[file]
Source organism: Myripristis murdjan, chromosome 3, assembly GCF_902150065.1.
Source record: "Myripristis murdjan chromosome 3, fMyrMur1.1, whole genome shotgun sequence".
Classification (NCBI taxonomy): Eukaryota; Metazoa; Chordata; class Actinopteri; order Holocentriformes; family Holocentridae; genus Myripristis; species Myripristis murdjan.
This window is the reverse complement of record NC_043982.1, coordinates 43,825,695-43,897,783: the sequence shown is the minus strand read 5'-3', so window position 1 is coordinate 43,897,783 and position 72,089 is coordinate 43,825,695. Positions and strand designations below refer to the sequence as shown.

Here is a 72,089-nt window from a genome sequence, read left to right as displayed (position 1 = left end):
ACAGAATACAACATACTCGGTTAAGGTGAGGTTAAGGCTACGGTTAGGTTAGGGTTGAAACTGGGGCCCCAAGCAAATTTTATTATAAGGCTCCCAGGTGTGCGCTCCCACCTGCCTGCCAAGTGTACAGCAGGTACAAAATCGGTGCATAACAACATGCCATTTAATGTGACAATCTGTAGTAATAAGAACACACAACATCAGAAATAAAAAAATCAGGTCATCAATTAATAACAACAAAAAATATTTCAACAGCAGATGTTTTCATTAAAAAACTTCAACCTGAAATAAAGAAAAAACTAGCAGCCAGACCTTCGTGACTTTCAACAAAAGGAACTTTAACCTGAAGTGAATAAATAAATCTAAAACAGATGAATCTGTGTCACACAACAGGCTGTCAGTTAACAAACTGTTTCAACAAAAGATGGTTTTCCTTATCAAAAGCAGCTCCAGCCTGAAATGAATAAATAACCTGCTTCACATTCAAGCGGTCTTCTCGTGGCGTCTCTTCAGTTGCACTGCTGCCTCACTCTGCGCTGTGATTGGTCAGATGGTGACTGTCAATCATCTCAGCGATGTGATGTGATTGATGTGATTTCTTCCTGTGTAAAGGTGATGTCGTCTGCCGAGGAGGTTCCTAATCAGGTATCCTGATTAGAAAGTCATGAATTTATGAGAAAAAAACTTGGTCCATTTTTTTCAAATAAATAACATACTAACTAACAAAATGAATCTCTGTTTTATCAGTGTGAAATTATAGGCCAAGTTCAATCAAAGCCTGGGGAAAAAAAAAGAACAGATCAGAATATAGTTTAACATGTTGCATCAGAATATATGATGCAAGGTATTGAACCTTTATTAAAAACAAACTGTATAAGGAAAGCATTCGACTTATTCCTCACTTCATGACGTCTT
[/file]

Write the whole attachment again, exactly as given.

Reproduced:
Source organism: Myripristis murdjan, chromosome 3, assembly GCF_902150065.1.
Source record: "Myripristis murdjan chromosome 3, fMyrMur1.1, whole genome shotgun sequence".
Classification (NCBI taxonomy): Eukaryota; Metazoa; Chordata; class Actinopteri; order Holocentriformes; family Holocentridae; genus Myripristis; species Myripristis murdjan.
This window is the reverse complement of record NC_043982.1, coordinates 43,825,695-43,897,783: the sequence shown is the minus strand read 5'-3', so window position 1 is coordinate 43,897,783 and position 72,089 is coordinate 43,825,695. Positions and strand designations below refer to the sequence as shown.

Here is a 72,089-nt window from a genome sequence, read left to right as displayed (position 1 = left end):
ACAGAATACAACATACTCGGTTAAGGTGAGGTTAAGGCTACGGTTAGGTTAGGGTTGAAACTGGGGCCCCAAGCAAATTTTATTATAAGGCTCCCAGGTGTGCGCTCCCACCTGCCTGCCAAGTGTACAGCAGGTACAAAATCGGTGCATAACAACATGCCATTTAATGTGACAATCTGTAGTAATAAGAACACACAACATCAGAAATAAAAAAATCAGGTCATCAATTAATAACAACAAAAAATATTTCAACAGCAGATGTTTTCATTAAAAAACTTCAACCTGAAATAAAGAAAAAACTAGCAGCCAGACCTTCGTGACTTTCAACAAAAGGAACTTTAACCTGAAGTGAATAAATAAATCTAAAACAGATGAATCTGTGTCACACAACAGGCTGTCAGTTAACAAACTGTTTCAACAAAAGATGGTTTTCCTTATCAAAAGCAGCTCCAGCCTGAAATGAATAAATAACCTGCTTCACATTCAAGCGGTCTTCTCGTGGCGTCTCTTCAGTTGCACTGCTGCCTCACTCTGCGCTGTGATTGGTCAGATGGTGACTGTCAATCATCTCAGCGATGTGATGTGATTGATGTGATTTCTTCCTGTGTAAAGGTGATGTCGTCTGCCGAGGAGGTTCCTAATCAGGTATCCTGATTAGAAAGTCATGAATTTATGAGAAAAAAACTTGGTCCATTTTTTTCAAATAAATAACATACTAACTAACAAAATGAATCTCTGTTTTATCAGTGTGAAATTATAGGCCAAGTTCAATCAAAGCCTGGGGAAAAAAAAAGAACAGATCAGAATATAGTTTAACATGTTGCATCAGAATATATGATGCAAGGTATTGAACCTTTATTAAAAACAAACTGTATAAGGAAAGCATTCGACTTATTCCTCACTTCATGACGTCTT